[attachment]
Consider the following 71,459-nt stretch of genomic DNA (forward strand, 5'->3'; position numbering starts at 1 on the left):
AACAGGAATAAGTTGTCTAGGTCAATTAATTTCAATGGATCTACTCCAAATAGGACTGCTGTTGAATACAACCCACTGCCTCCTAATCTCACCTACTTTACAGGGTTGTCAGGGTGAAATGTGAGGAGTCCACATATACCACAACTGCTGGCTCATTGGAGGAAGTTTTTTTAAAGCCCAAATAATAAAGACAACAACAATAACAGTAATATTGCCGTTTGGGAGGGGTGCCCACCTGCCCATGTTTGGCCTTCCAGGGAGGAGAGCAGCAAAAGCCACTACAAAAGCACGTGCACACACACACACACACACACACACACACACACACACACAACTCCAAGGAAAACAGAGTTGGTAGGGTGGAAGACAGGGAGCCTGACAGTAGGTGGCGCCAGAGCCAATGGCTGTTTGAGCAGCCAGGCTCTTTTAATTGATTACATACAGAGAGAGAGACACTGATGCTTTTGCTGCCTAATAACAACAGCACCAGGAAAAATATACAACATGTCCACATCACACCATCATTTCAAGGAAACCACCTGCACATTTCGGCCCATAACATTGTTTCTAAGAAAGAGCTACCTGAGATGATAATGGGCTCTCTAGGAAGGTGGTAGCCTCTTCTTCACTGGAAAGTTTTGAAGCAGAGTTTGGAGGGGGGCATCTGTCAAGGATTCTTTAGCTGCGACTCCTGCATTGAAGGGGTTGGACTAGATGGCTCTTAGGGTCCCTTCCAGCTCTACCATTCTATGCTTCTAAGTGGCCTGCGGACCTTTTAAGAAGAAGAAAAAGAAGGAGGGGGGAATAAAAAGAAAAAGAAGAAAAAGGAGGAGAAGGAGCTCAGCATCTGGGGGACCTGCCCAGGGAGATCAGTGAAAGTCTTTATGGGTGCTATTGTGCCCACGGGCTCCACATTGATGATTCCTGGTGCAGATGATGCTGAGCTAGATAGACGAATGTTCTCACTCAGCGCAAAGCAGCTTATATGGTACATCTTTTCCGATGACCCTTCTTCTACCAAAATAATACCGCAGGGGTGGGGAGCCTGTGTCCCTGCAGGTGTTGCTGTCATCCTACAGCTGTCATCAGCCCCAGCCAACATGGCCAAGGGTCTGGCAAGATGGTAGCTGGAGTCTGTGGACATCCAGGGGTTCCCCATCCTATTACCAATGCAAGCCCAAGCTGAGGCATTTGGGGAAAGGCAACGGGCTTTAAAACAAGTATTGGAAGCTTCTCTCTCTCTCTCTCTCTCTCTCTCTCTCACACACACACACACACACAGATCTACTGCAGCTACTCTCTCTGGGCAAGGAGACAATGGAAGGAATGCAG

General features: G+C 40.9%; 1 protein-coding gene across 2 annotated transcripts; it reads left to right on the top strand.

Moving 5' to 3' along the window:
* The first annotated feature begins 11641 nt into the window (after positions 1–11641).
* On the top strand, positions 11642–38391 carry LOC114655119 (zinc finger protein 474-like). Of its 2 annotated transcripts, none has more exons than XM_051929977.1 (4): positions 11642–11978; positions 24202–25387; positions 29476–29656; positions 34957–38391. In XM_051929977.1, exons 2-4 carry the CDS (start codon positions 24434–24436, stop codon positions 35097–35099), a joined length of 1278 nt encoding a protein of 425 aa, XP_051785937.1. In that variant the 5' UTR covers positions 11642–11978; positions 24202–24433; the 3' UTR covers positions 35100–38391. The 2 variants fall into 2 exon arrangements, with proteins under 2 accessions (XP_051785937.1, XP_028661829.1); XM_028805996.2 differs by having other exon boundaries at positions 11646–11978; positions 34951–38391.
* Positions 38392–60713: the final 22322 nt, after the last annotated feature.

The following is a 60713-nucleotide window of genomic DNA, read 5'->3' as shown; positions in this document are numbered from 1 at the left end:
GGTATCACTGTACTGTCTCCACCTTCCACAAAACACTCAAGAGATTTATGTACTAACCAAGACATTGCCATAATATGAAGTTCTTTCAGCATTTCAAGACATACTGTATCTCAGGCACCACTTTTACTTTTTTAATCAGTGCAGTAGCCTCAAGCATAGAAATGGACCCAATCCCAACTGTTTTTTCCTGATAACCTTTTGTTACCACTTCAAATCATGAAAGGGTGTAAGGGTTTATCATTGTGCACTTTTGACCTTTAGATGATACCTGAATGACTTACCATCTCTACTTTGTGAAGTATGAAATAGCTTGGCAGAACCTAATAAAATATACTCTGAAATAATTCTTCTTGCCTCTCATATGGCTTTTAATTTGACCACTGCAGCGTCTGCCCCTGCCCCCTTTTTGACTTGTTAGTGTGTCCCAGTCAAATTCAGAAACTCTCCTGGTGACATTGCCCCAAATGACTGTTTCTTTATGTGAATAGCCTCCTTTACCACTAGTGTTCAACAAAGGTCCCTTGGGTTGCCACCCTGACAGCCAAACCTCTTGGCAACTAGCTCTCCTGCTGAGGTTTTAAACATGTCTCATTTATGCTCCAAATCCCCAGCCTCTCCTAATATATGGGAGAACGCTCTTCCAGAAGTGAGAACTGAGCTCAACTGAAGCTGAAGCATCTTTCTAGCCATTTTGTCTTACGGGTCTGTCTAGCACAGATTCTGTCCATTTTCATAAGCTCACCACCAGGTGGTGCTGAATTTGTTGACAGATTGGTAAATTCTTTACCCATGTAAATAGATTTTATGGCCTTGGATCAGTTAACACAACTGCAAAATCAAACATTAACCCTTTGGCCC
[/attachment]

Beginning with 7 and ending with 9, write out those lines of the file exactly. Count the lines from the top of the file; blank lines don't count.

* Positions 38392–60713: the final 22322 nt, after the last annotated feature.

The following is a 60713-nucleotide window of genomic DNA, read 5'->3' as shown; positions in this document are numbered from 1 at the left end:
GGTATCACTGTACTGTCTCCACCTTCCACAAAACACTCAAGAGATTTATGTACTAACCAAGACATTGCCATAATATGAAGTTCTTTCAGCATTTCAAGACATACTGTATCTCAGGCACCACTTTTACTTTTTTAATCAGTGCAGTAGCCTCAAGCATAGAAATGGACCCAATCCCAACTGTTTTTTCCTGATAACCTTTTGTTACCACTTCAAATCATGAAAGGGTGTAAGGGTTTATCATTGTGCACTTTTGACCTTTAGATGATACCTGAATGACTTACCATCTCTACTTTGTGAAGTATGAAATAGCTTGGCAGAACCTAATAAAATATACTCTGAAATAATTCTTCTTGCCTCTCATATGGCTTTTAATTTGACCACTGCAGCGTCTGCCCCTGCCCCCTTTTTGACTTGTTAGTGTGTCCCAGTCAAATTCAGAAACTCTCCTGGTGACATTGCCCCAAATGACTGTTTCTTTATGTGAATAGCCTCCTTTACCACTAGTGTTCAACAAAGGTCCCTTGGGTTGCCACCCTGACAGCCAAACCTCTTGGCAACTAGCTCTCCTGCTGAGGTTTTAAACATGTCTCATTTATGCTCCAAATCCCCAGCCTCTCCTAATATATGGGAGAACGCTCTTCCAGAAGTGAGAACTGAGCTCAACTGAAGCTGAAGCATCTTTCTAGCCATTTTGTCTTACGGGTCTGTCTAGCACAGATTCTGTCCATTTTCATAAGCTCACCACCAGGTGGTGCTGAATTTGTTGACAGATTGGTAAATTCTTTACCCATGTAAATAGATTTTATGGCCTTGGATCAGTTAACACAACTGCAAAATCAAACATTAACCCTTTGGCCC